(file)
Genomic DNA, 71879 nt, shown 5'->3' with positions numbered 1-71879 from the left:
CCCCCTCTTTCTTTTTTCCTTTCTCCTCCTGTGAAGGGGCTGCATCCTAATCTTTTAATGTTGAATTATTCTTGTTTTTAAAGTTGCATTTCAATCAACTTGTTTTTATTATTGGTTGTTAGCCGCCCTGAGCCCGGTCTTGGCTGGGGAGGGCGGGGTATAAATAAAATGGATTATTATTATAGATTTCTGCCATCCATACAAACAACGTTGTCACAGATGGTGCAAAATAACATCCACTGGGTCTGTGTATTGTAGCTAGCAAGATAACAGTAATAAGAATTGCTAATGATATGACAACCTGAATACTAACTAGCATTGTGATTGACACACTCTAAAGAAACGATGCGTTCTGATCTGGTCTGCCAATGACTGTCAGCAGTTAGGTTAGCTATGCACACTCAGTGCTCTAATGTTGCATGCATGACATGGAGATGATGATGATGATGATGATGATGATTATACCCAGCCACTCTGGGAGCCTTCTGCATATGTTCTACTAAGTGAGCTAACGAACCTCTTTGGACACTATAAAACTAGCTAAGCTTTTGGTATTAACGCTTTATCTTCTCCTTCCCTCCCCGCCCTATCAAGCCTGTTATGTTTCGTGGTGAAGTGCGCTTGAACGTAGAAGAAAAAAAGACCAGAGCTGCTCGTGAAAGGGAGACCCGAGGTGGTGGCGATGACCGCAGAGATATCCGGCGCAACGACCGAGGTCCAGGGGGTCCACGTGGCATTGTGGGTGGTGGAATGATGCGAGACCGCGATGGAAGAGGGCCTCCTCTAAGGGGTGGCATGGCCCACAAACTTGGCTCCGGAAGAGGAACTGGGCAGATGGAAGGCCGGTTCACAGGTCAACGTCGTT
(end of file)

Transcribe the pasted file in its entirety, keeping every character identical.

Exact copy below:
Genomic DNA, 71879 nt, shown 5'->3' with positions numbered 1-71879 from the left:
CCCCCTCTTTCTTTTTTCCTTTCTCCTCCTGTGAAGGGGCTGCATCCTAATCTTTTAATGTTGAATTATTCTTGTTTTTAAAGTTGCATTTCAATCAACTTGTTTTTATTATTGGTTGTTAGCCGCCCTGAGCCCGGTCTTGGCTGGGGAGGGCGGGGTATAAATAAAATGGATTATTATTATAGATTTCTGCCATCCATACAAACAACGTTGTCACAGATGGTGCAAAATAACATCCACTGGGTCTGTGTATTGTAGCTAGCAAGATAACAGTAATAAGAATTGCTAATGATATGACAACCTGAATACTAACTAGCATTGTGATTGACACACTCTAAAGAAACGATGCGTTCTGATCTGGTCTGCCAATGACTGTCAGCAGTTAGGTTAGCTATGCACACTCAGTGCTCTAATGTTGCATGCATGACATGGAGATGATGATGATGATGATGATGATGATTATACCCAGCCACTCTGGGAGCCTTCTGCATATGTTCTACTAAGTGAGCTAACGAACCTCTTTGGACACTATAAAACTAGCTAAGCTTTTGGTATTAACGCTTTATCTTCTCCTTCCCTCCCCGCCCTATCAAGCCTGTTATGTTTCGTGGTGAAGTGCGCTTGAACGTAGAAGAAAAAAAGACCAGAGCTGCTCGTGAAAGGGAGACCCGAGGTGGTGGCGATGACCGCAGAGATATCCGGCGCAACGACCGAGGTCCAGGGGGTCCACGTGGCATTGTGGGTGGTGGAATGATGCGAGACCGCGATGGAAGAGGGCCTCCTCTAAGGGGTGGCATGGCCCACAAACTTGGCTCCGGAAGAGGAACTGGGCAGATGGAAGGCCGGTTCACAGGTCAACGTCGTT